Some quick notes I put together in the past few weeks. I try not to focus too much on the macro in my day to day but I still think it helps to have some big picture perspective in order to not miss the forest for the trees. Don’t worry, my next post is going to tackle a specific company, actually one of the most popular of them all. Comments welcome.
Valuations & the zombie economy: The Shiller P/E at 30.62 is currently at levels that ushered in the Great Depression and only surpassed by the tech bubble multiple. Rates are already low and money is loose so what happens the next time the bottom falls out of the economy. The zombie economy is an allusion to this idea: How much of the economic recovery is alive, real, and vibrant? The Feds balance sheet has quadrupled since the great recession from $1T to $4.5T. This has bled into the economy and maybe has not been matched by increases in productivity. Tough questions but questions nonetheless.
CPG Moats no more: Consumers goods companies that boasted huge moats are now facing some real threats. The advantage conferred to them by their distribution networks might persist but their moats due to their brands might be at risk. Take Dollar Shave Club: from 2012 to 2015 it raised $160M from the venture capital community, created a shaving product with blades that cost less than $10 a month and sometimes as low as $1, leveraged social media and for basically no money put out this great ad that has reached 24 million people. It exited to Unilever at $1B in July 2016. Gillette, a 115-year-old stalwart, has had its North American market share reduced from 70% in 2010 to 54% by 2016. Yikes!! Welcome to the new age of disruption. What does something like this mean to the Kraft Heinz’s and Coca-Cola’s of the world?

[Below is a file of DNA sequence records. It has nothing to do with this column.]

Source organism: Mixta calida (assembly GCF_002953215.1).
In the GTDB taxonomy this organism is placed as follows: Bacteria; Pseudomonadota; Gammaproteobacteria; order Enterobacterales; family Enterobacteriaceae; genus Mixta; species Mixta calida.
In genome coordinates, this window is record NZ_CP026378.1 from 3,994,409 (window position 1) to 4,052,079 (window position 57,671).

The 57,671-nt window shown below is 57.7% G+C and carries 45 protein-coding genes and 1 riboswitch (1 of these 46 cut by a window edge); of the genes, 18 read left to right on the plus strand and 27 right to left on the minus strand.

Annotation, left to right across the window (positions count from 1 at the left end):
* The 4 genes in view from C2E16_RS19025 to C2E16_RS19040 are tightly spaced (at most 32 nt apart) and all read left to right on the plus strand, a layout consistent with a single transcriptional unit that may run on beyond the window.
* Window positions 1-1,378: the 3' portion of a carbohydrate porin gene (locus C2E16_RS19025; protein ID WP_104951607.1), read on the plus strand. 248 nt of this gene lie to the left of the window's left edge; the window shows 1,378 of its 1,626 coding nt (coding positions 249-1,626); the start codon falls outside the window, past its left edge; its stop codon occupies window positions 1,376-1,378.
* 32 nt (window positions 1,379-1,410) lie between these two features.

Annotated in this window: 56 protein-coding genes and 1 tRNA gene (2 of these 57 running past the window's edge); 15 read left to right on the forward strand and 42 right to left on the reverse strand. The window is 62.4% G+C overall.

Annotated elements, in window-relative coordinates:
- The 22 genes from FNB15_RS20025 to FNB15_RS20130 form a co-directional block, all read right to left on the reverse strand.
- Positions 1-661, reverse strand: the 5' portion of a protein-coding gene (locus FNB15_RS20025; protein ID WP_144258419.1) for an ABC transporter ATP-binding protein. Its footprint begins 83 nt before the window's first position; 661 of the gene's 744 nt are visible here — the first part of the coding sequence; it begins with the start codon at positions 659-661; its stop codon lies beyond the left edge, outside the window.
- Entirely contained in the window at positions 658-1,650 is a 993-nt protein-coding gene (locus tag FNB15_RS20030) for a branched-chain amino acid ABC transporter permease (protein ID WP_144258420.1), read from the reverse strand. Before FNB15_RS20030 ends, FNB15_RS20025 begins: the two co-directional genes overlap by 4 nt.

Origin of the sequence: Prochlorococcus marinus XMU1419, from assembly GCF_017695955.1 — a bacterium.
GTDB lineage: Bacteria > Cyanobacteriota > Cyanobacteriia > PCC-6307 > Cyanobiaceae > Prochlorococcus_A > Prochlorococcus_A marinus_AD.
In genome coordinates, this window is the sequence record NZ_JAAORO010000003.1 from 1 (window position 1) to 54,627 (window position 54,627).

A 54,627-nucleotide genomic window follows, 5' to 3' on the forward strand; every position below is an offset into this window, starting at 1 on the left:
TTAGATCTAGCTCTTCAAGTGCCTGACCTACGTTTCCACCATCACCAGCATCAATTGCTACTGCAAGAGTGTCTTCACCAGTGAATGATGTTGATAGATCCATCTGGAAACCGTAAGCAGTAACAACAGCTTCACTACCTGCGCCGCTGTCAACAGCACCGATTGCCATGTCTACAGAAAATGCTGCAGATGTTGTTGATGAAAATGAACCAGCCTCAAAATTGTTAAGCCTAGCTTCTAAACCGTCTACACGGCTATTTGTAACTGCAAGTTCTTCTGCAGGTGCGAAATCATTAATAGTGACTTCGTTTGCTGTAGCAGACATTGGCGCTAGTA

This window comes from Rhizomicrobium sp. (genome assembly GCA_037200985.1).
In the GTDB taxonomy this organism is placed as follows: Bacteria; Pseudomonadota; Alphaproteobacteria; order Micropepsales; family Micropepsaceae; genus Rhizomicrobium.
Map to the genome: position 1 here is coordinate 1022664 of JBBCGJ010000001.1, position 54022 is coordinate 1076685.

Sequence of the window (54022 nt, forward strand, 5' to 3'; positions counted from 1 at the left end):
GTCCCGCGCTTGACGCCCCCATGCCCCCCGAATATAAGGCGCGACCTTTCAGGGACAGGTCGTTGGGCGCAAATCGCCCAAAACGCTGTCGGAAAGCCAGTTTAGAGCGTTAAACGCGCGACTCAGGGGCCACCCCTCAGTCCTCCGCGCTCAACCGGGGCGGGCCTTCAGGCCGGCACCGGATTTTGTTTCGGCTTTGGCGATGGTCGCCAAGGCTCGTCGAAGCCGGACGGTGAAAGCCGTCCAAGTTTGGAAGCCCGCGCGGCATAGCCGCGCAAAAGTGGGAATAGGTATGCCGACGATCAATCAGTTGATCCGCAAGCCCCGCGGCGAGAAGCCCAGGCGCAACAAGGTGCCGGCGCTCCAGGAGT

Demographics: The children of the baby boom are now entering retirement in droves. According to Stanley Druckenmiller 11,000 seniors are entering retirement everyday for next 20 years and unfunded liabilities promised to them by the government is closer to an astronomical $200T. Surely this is a major issue but maybe there lies an opportunity somewhere in the healthcare sector for the astute US Large Cap investor?
Software is eating the world (I know, I know, I keep repeating this): Chamath Palihapitiya of Social Capital put it much more eloquently than I ever could so I will quote him directly: “There is just this massive trade right now between the disruptors and the disrupted, technology companies are fundamentally dynamic organisms … [There are] so many assets that are fundamentally impaired due to technology.” Uncoupling this quote is important to US investors as it is important to distinguish the disruptors from the disrupted. Examples include: Old Media/Hollywood vs Netflix (not on valuation but company itself), old advertising vs Facebook and Google, Oracle/IBM vs AWS, hotels vs AirBnB. The list goes on and on.